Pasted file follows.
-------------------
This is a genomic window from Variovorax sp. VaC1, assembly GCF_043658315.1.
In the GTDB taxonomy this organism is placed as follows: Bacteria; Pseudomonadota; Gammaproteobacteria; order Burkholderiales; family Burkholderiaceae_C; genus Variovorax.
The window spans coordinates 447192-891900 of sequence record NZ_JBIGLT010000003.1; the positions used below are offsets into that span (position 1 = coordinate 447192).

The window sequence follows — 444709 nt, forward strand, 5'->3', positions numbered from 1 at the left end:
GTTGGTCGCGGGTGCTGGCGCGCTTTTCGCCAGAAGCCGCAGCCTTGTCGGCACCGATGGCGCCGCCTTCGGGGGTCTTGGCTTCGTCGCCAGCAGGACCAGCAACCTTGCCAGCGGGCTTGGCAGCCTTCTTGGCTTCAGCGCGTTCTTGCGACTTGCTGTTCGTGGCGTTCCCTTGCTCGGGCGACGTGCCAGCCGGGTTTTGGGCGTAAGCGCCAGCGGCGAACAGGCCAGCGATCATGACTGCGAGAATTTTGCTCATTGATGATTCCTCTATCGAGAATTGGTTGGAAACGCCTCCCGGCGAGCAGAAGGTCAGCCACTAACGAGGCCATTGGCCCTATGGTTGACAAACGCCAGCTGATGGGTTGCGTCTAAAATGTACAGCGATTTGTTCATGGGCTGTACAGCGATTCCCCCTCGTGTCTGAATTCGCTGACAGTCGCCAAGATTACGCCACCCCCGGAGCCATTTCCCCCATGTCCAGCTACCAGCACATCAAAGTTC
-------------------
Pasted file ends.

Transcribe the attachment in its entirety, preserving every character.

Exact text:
This is a genomic window from Variovorax sp. VaC1, assembly GCF_043658315.1.
In the GTDB taxonomy this organism is placed as follows: Bacteria; Pseudomonadota; Gammaproteobacteria; order Burkholderiales; family Burkholderiaceae_C; genus Variovorax.
The window spans coordinates 447192-891900 of sequence record NZ_JBIGLT010000003.1; the positions used below are offsets into that span (position 1 = coordinate 447192).

The window sequence follows — 444709 nt, forward strand, 5'->3', positions numbered from 1 at the left end:
GTTGGTCGCGGGTGCTGGCGCGCTTTTCGCCAGAAGCCGCAGCCTTGTCGGCACCGATGGCGCCGCCTTCGGGGGTCTTGGCTTCGTCGCCAGCAGGACCAGCAACCTTGCCAGCGGGCTTGGCAGCCTTCTTGGCTTCAGCGCGTTCTTGCGACTTGCTGTTCGTGGCGTTCCCTTGCTCGGGCGACGTGCCAGCCGGGTTTTGGGCGTAAGCGCCAGCGGCGAACAGGCCAGCGATCATGACTGCGAGAATTTTGCTCATTGATGATTCCTCTATCGAGAATTGGTTGGAAACGCCTCCCGGCGAGCAGAAGGTCAGCCACTAACGAGGCCATTGGCCCTATGGTTGACAAACGCCAGCTGATGGGTTGCGTCTAAAATGTACAGCGATTTGTTCATGGGCTGTACAGCGATTCCCCCTCGTGTCTGAATTCGCTGACAGTCGCCAAGATTACGCCACCCCCGGAGCCATTTCCCCCATGTCCAGCTACCAGCACATCAAAGTTC